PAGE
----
The 3 ways the Internet of things will unfold

The three key segments of the real IoT are on different paths, so don't think of them as one entity

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The notion of smart systems will gain traction, with Bluetooth peripherals as the first step
Connecting M2M systems to the rest of the world will scare many IT pros, though "rest of the world" really means "other parts of the world." But it's inevitable because it's so useful. I recently profiled a simple example of a utility company managing its systems via iPads to be able to respond to problems faster. That's the simple example we'll see first.

That example is not restricted to M2M systems. It's basic field service, and it's happening in all sorts of ways. For example, some oil rig equipment has sensors that a field engineer can tap into via an iPad, then communicate to home base over satellite or other communications systems to get diagnostics and proposed fixes, as well as interactive manuals. The same is true for airplane engine and copier repairs.

This too is not a new area. What is new is using consumer-grade equipment like the iPad, standard communications technologies like Bluetooth and Wi-Fi, and standard application languages like JavaScript and environments like HTML5. Again, it's old-fashioned industrial computing made easier through modern technologies, then rebranded as IoT.

You'll see more of it. As an example, Motorola Solutions recently announced a Bluetooth barcode scanner that works with Android and iOS devices. Historically, such scanning equipment is proprietary and expensive. Special training is also required to use and maintain them. By making the scanner a Bluetooth peripheral for common mobile devices changes that equation. Now, your employees can use equipment they likely know how to operate, using Web or native apps that are familiar to them to control the peripheral.

There are many examples of using mobile devices as computing hubs to sensors and specialty peripherals, especially around Bluetooth. This is going to change the specialty-gear industry in profound ways. It's already altering the consumer sphere, with everything from fitness wearables to ice-fishing aides. But cheaper, easier-to-use equipment running on common devices is merely the first step.

What comes next is what I call smart systems. Because these peripherals are connected to, in essence, mobile computers and those in turn can be connected to the Internet and all available cloud resources, they form a network of both data and operation. This is where the "Internet of things" label rightfully applies.

What do I mean by that kind of network? Think of a delivery driver, who now has a signature pad that collects your signature and lets the driver input status like "addressee not home, package not delivered." The data could then be transmitted via a radio in the truck so that the shipping info is updated on the tracking website that both the sender and recipient can monitor.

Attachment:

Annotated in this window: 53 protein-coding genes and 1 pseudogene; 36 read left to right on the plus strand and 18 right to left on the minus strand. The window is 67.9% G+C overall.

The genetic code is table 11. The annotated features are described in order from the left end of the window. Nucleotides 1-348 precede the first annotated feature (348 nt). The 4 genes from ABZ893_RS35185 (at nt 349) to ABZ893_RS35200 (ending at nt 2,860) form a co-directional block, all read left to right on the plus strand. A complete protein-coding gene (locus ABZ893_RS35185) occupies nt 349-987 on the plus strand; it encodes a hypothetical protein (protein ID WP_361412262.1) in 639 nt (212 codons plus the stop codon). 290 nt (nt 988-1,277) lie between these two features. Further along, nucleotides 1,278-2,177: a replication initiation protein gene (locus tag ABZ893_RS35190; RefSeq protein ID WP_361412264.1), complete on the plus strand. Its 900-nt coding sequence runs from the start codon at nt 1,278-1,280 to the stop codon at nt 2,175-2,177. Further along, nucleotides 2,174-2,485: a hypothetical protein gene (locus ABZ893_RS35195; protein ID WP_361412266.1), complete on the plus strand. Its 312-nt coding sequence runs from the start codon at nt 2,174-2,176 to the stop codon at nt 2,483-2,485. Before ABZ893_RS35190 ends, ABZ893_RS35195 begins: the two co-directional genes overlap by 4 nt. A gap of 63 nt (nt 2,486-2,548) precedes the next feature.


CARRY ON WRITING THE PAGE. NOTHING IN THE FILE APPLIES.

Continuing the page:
That existing technology has proven quite useful, but imagine if the signature pad were a peripheral or used a tablet's touchscreen. If the addressee is not home, the driver could take a photo of where the package was left, so the person knows where to look for it -- or of the menacing dog preventing delivery or of the person who signed for the package (because they almost never ask for ID). That's just the camera. If Bluetooth-powered door locks ever take off, they could interact with a back-end service for which the addressee has door-lock access rights temporarily, so the driver could open the door to leave the package in a safe location.

As the day progresses, the status of deliveries could be compared for nearby trucks, allowing transfer of cargo to equalize workload -- or even shift packages to a second driver who can revisit an address that day knowing the person is now available, rather than ship the package back to the distribution center and try the whole process the next day.

All the pieces exist in some form today, but their distribution is uneven -- both the hardware and the cloud-connected apps. As they become more common, we'll get smarter interactions that let us improve service in a whole range of fields, not simply package delivery. A quick example: A smart pillbox coupled with the sensors in a wearable or smartphone could allow remote monitoring of patients anywhere and provide a way for the patient to engage back (show a photo of the pill -- is it the right one?).

Such technology is already in trial sessions. But these trials focus on the center monitoring the edge: the patient, the home alarm, and so on. They're not so focused on the reverse, which is letting the edge query the center -- the delivery service, the doctor's office, the alarm company.

That'll come after the center-to-edge uses are in place. Once a connection is set, exploiting it in two directions becomes much easier. Then we'll see connections across multiple systems in a federation, in the same vein we've seen in the Internet and the cloud.

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